281. Memorandum of a Conversation, Mid-Ocean Club, Bermuda, March 23, 1957,10:30 p.m.1

The President Mr. Macmillan
The Secretary of State Mr. Lloyd

The United Nations

This was a matter which had been reserved for our informal discussion. I spoke initially, pointing out that the UN procedures were admittedly defective. I had long advocated weighted voting in the General Assembly and a change in the veto power in the Security Council. I regretted that these matters had not been boldly approached at the time for the contemplated Charter review conference. The US [Page 755] had not been able to obtain the support for such a conference from its European friends. Since then, membership had been largely increased and changes became more difficult. However, even the present procedure had not yet led to irresponsible action. The Assembly could only recommend, and it would soon fall into futility if important nations were unwilling to accept and support the recommendations. Therefore, a 2/3 majority of small nations, theoretically obtainable, would not in fact expose their impotence by adopting resolutions which would not in fact carry any weight in the world. In the case of sanctions against Israel, while votes were obtainable, there had been a responsible deferring of action to permit the US to find a solution. On the Algerian and Cyprus items, the debate had been responsible and had ended in resolutions unanimously adopted. It was necessary to have a just cause, to present it carefully, and to prepare the way by private consultations, and there was a good chance of a reasonable, indeed constructive, result. The American people were a moralistic, and perhaps sentimental people, but they had a real faith and belief in the UN and US policy remained faithful to it.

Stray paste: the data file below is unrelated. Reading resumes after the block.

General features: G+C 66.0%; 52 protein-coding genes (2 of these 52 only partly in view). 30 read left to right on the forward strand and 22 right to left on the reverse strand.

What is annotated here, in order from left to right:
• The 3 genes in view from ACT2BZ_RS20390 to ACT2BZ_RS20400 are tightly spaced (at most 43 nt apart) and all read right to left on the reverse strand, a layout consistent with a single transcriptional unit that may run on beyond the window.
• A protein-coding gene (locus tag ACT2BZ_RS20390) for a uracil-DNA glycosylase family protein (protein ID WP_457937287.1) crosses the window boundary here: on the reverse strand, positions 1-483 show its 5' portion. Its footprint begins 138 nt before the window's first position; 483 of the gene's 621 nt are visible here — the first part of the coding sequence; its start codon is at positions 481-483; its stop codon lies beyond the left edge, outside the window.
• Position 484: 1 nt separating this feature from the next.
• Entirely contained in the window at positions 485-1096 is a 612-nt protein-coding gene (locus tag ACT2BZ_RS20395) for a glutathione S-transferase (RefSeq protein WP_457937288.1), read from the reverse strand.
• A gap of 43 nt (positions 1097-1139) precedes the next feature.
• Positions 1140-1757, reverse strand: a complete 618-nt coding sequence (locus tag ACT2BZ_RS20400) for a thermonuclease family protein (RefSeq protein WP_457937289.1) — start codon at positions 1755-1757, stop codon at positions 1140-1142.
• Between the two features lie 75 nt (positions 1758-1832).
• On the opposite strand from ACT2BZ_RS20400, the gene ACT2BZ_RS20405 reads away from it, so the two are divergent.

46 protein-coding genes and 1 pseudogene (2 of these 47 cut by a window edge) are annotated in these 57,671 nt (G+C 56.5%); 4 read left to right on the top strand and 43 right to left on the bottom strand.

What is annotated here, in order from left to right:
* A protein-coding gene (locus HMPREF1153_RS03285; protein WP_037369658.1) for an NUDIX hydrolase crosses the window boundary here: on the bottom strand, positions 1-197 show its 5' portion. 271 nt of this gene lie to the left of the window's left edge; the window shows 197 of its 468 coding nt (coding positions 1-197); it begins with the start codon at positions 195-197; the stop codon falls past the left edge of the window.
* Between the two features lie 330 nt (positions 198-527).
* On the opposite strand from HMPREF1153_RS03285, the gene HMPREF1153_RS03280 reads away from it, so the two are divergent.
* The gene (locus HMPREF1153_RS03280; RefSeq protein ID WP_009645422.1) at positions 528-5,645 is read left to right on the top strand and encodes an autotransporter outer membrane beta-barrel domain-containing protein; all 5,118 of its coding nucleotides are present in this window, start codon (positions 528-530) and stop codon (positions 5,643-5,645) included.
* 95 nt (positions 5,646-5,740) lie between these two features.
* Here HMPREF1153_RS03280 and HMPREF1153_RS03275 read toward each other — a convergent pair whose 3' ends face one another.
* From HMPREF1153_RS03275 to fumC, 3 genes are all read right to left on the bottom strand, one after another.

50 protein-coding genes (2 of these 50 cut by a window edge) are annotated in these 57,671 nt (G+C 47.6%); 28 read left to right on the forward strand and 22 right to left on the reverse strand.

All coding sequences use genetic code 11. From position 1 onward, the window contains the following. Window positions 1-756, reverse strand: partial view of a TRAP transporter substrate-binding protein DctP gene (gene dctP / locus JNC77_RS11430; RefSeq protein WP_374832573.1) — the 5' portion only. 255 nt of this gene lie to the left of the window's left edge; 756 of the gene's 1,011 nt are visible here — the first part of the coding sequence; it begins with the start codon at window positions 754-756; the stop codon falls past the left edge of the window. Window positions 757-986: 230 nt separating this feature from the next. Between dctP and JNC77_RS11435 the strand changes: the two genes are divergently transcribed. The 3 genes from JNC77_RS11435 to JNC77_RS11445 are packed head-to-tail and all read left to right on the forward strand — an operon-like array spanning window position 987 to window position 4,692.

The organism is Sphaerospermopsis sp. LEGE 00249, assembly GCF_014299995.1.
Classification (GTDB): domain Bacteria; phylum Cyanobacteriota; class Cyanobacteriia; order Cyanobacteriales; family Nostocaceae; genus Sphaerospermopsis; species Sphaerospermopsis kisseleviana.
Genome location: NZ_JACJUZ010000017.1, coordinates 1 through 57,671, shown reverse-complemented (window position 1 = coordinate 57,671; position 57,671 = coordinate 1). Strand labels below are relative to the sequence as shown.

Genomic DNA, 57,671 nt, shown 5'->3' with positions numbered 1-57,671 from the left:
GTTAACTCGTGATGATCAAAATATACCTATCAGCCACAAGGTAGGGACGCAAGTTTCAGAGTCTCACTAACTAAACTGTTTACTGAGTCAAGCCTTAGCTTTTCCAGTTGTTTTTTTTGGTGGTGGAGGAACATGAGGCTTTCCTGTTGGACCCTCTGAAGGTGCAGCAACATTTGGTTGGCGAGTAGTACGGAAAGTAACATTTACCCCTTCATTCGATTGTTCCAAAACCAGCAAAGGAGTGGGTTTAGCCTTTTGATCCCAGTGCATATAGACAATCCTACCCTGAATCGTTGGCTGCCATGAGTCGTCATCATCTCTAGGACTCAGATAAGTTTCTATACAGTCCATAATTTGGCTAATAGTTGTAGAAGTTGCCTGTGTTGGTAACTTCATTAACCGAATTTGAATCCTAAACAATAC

Mr. Macmillan expressed his concern lest countries like Ghana, Cambodia, and so forth, with prejudice against colonial powers, should form a solid voting bloc with the Soviet bloc. He felt that the UN should be downgraded and perhaps regional associations upgraded.

The President suggested that there should perhaps be a period of testing of the new nations before they were brought into the UN. I said that while in theory this would have been possible under the Charter, which said that the will and capacity to discharge Charter obligations should be demonstrated, in fact the practice had developed otherwise, and it would be difficult now to reverse it. I said the US had not favored the “package deal” which had so greatly enlarged the General Assembly, but that this had been backed by the UK, perhaps following Canada’s lead. Mr. Macmillan said he recognized now that this had perhaps been an error.

I said that there was nothing in the Charter which prevented the developing of regional associations and the settlement in that form of their controversies. Mr. Macmillan spoke of the OAS as a pattern which should be followed more. I said the US agreed, and had been urging that pattern upon NATO. Mr. Macmillan referred to the fact that we had dealt with the Guatemalan problem through OAS and not in the UN. I said that was so but that at the time our procedure had been severely criticized by the UK. Mr. Macmillan admitted that in this respect they had been in error.